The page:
3 Any message delivered to any of the backup servers goes through the same process of trying to contact the recipient's actual SMTP Server, or a higher priority backup server. Backup servers may also queue for later sending. (Note that a recipient may have zero or more backup servers, not necessarily two as in this example). Once the message arrives in the recipient's SMTP Server and is delivered to the recipient's box, the recipient may pick up the message and read it whenever s/he chooses (discussed below). What should be clear from this discussion so far is that: All servers communicate with each other using SMTP You never know how long it may take for an message to get from sender to recipient as it depends on lots of things like: how busy the servers are, how much traffic there is on the Internet, what machines are down for maintenance, etc. Your messages may sit in queues on any number of servers for any amount of time. Some of these servers may belong to third parties (i.e. may not be under the purview of either the sender or the recipient). Retrieving From an SMTP Server When you receive an message it sits in a file in your SMTP Server. If you wish to view this message you must access this file somehow. Any computer wishing to access your file must speak one of the languages the SMTP Server does. With some exceptions, there are really only 2 languages that computers understand (for retrieval, as opposed to sending, for which they use SMTP), one is called the "Internet Message Access Protocol" (IMAP) and one is called the "Post Office Protocol" (POP). (We will not discuss the details of these here, but you may be interested in Understanding Services - for information about them.) As a recipient, you can generally retrieve your by either using a web-based interface known as "WebMail", or via an " client" program, such as Microsoft Outlook or Eudora, running on your personal computer. The client programs will talk directly to your server and speak IMAP or POP. With WebMail, your computer will talk to a WebMail server using a web connection (talking HTTP); the WebMail server will, in turn, talk to your server using POP or IMAP. The Lack of Security in is inherently insecure. In the following sections, we will see just how insecure it is. At this stage, it is important to point out the gross lack of security in the delivery pathway just discussed: WebMail: If the connection to your WebMail server is "insecure" (i.e. the address is and NOT https://), then all information including your username and password is not encrypted as it passes between the WebMail server and your computer. SMTP: SMTP does not encrypt messages. All communications between SMTP servers send your messages in plain text for any eavesdropper to see. Additionally, if your server requests that you send your username and password to "login" to the SMTP server in order to relay messages to other servers, then these are also sent in plain text, subject to eavesdropping. POP and IMAP: These protocols require that you send your username and password to login; these credentials are not encrypted. So, your messages and credentials can be read by any eavesdropper listening to the flow of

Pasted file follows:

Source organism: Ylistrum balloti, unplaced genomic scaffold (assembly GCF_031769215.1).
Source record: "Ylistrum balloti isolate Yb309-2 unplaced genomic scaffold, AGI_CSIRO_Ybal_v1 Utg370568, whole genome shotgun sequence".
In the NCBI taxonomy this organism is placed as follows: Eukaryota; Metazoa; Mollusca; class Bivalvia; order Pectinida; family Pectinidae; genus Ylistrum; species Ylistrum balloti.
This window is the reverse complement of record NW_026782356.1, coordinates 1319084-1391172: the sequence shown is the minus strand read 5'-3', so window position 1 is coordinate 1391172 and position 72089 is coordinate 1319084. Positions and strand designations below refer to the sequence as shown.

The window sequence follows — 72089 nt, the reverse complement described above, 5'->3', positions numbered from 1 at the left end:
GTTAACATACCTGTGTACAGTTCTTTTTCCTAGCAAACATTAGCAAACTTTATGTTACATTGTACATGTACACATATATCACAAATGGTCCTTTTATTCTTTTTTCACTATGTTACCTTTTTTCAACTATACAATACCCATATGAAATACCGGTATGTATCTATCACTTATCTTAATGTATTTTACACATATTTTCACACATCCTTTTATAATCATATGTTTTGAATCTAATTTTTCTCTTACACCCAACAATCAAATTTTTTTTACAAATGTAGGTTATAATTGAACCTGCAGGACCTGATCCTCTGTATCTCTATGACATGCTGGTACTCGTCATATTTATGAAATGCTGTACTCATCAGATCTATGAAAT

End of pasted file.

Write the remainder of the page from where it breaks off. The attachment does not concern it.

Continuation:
4 information between your personal computer and your service provider's computer. BACKUPS: messages are stored on SMTP servers in plain, unencrypted text. Backups of the data on these servers may be made at any time and administrators can read any of the data on these machines. The messages you send may be saved unexpectedly and indefinitely and may be read by persons unknown as a result. These are just a few of the security problems inherent in . In the next section, we will talk about communications security problems in general so we can see what else can go wrong. Later on, we will see how these problems can be largely mitigated. Section 3: Security Threats to Your Communications This section describes many of the common security problems involved in communications and in particular. Eavesdropping: The Internet is a big place with a lot of people on it. It is very easy for someone with access to computers or networks through which your information is traveling to capture this information and read it. Just like someone in the next room listening in on your phone conversation, people using computers "near by" the path your takes through the Internet can potentially read and save your messages! Identity Theft: If someone can obtain the username and password that you use to access your servers, they can read your and send false messages as you. Very often, these credentials can be obtained by eavesdropping on SMTP, POP, IMAP, or WebMail connections, by reading messages in which you include this information, or through other means. Message Modification: Anyone who has system administrator permission (even if they are not supposed to) on any of the SMTP Servers that your message visits, can not only read your message, but they can delete or change the message before it continues on to its destination. Your recipient has no way to be tell if the message that you send has been tampered with or not! And, if the message was merely deleted, they wouldn't even know. False Messages: It is very easy to construct messages that appear to be from someone other than who they are actually from. Many viruses use this facility to propagate themselves. In general, there is no way to be sure that the apparent sender of a message actually sent the message - it could just as easily be fabricated. Message Replay: Just as a message can be modified, messages can be saved, modified, and re-sent later! This could result in you getting multiple messages and thus taking actions that were not requested. Unprotected backups: As messages are stored in plain text on all SMTP Servers, any backups of these servers' disks may also contain plain text copies of your messages. As backups can be kept for years and can be read by anyone with access to them, you messages could still be laying around in insecure places even after you think that all copies have been "deleted". Repudiation: Because messages can be forged, there is no way for you to prove that someone sent you a particular message. This means that even if someone DID send you a message, they can successfully deny it. This has implications with regards to using for contracts, business communications, electronic commerce, etc. Section 4: Symmetric and Asymmetric Encryption in a Nutshell In order to understand how we can mitigate the security problems described in Sections 2 and 3, a basic knowledge of the two main types of encryption will be very useful. This section presents these concepts in a simple, concise form that anyone should be able to understand.